In the heart of Ghana’s capital, Accra, hoardings plastered with artistic impressions of an architectural marvel block prying eyes from seeing what lies on the other side.
Depending on who you ask, the planned multi-million dollar building – known as the National Cathedral of Ghana – is either a symbol of the country’s economic mismanagement or a strategic and bold investment.
In a speech at the turn of the new year, just two weeks after Ghana effectively defaulted on repaying most of its external debt amid a mounting cost-of-living and economic crisis, President Nana Akufo-Addo, scoffing at critics, renewed his commitment to the religious building.
“The National Cathedral is an act of thanksgiving to the Almighty for his blessings, favour, grace and mercies on our nation,” the president said at the construction site where a Bible-reading marathon had been taking place.
God, he said, had spared Ghana from conflict that had afflicted many countries, including some of its West African neighbours, who have been dealing with numerous security challenges.
The president then announced a personal donation of 100,000 cedis ($8,000; £6,700) towards the construction costs. It was envisioned to be a sacred space for all Christians, who make up 70% of the population, and where national religious services could take place.
But Mr Akufo-Addo’s enthusiasm for the project has divided public opinion.
Though most of the costs are supposed to be covered by donations, with the state providing the land and some seed funding, critics have queried the amount of money – some $58m – that the government has so far spent in these economically straitened times.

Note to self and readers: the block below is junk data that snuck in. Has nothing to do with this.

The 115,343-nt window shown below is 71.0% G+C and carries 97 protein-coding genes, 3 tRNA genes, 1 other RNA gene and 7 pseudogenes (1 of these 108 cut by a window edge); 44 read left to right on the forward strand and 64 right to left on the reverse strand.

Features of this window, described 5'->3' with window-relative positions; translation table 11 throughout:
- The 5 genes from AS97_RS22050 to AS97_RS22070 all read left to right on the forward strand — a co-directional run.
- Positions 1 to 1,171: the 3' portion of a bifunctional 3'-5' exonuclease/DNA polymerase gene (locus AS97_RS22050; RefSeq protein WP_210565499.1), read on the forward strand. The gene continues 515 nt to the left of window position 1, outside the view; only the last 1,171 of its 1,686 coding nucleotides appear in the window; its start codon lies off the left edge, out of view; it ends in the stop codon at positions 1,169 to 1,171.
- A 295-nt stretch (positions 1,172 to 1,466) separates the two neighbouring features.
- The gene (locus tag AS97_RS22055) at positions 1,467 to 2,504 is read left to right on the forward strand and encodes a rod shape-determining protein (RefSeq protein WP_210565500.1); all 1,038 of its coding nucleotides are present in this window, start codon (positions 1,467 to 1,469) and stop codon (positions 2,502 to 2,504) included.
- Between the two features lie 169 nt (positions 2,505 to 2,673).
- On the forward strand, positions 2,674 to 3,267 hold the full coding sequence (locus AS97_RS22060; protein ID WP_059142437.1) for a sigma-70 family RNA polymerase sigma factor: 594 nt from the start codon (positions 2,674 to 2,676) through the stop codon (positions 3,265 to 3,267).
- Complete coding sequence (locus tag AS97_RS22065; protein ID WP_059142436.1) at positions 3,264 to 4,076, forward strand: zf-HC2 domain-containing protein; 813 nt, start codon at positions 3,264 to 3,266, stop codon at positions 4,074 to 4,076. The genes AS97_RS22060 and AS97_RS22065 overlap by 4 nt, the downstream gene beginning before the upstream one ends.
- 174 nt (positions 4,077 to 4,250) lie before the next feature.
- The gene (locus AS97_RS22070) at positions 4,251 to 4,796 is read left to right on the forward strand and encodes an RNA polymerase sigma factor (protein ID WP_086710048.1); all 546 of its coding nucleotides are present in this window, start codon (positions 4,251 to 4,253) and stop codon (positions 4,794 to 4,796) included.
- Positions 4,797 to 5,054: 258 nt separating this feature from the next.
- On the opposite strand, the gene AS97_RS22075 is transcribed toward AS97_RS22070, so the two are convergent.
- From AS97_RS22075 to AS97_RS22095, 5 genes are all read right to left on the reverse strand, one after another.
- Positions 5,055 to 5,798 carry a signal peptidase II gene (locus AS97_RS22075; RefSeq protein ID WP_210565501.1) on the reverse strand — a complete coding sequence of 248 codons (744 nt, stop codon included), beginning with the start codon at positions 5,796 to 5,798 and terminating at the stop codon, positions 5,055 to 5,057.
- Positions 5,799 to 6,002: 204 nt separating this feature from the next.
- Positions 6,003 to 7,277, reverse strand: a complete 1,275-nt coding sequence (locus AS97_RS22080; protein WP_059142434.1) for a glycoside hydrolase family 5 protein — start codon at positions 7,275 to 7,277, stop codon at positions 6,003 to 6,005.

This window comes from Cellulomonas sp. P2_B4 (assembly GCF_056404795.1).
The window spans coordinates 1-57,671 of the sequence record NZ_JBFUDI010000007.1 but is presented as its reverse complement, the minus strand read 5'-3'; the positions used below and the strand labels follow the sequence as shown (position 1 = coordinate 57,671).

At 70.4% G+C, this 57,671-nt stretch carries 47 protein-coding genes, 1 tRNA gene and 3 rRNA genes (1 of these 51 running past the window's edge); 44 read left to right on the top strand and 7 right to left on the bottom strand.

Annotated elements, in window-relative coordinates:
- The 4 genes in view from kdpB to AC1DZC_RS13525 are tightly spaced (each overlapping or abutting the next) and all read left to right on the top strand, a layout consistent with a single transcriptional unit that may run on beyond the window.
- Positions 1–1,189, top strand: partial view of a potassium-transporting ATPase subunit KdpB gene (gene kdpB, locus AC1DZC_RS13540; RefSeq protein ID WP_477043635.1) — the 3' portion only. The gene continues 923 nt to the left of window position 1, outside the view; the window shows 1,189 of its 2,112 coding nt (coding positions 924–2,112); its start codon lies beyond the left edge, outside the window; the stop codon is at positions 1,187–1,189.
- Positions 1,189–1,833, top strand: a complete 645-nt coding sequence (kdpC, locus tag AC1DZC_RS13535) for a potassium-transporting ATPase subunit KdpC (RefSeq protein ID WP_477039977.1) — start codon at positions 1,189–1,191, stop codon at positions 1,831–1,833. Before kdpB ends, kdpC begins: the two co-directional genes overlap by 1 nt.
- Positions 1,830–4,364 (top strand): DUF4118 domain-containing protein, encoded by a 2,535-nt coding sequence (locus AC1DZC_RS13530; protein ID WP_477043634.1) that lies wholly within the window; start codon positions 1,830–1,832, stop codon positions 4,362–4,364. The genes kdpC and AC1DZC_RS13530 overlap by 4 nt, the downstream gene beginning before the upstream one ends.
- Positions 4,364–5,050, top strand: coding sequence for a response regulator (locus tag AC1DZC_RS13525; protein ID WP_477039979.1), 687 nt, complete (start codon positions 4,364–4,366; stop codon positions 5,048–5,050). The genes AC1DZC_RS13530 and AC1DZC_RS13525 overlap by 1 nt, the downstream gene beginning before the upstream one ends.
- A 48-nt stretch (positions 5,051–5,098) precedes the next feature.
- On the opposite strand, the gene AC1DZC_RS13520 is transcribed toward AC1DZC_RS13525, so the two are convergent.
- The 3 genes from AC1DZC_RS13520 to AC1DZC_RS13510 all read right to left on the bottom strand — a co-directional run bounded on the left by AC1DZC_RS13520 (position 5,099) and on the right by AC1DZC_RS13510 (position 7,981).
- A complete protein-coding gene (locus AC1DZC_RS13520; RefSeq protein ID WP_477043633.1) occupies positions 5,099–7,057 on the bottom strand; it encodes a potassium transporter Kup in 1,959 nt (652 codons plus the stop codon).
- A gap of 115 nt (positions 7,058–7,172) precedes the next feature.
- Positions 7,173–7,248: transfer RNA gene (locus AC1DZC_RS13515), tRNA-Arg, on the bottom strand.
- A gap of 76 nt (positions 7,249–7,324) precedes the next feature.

On top of this, the project has been beset by allegations of misappropriation of funds as well as questions over the awarding of the design tender to celebrated British-Ghanaian architect Sir David Adjaye, a situation that caused friction with some of the top Christian leaders who make up the National Cathedral board of trustees.
The authorities reject these claims and the board has approved a financial audit, as well as agreeing to let parliament investigate the way contracts were awarded.
Ghanaian economist Theo Acheampong believes the government’s priorities are misplaced, considering the country’s current economic situation, including a depreciating currency, dwindling foreign reserves and strained public finances.
“This is a generational crisis. Inflation is in excess of 50%, the country is not able to repay its debt, forcing the government to cut back on expenditure. And also at a time the government is seeking a $3bn loan from the International Monetary Fund, the cathedral is not a priority for the nation,” Mr Acheampong said.
Mr Akufo-Addo first revealed plans for the cathedral after he won the 2016 election and the architect was appointed two years later. But work on what the president has referred to as “his gratitude to God” only began in 2022, two years after his re-election.
Source ; JOYONLINE.COM
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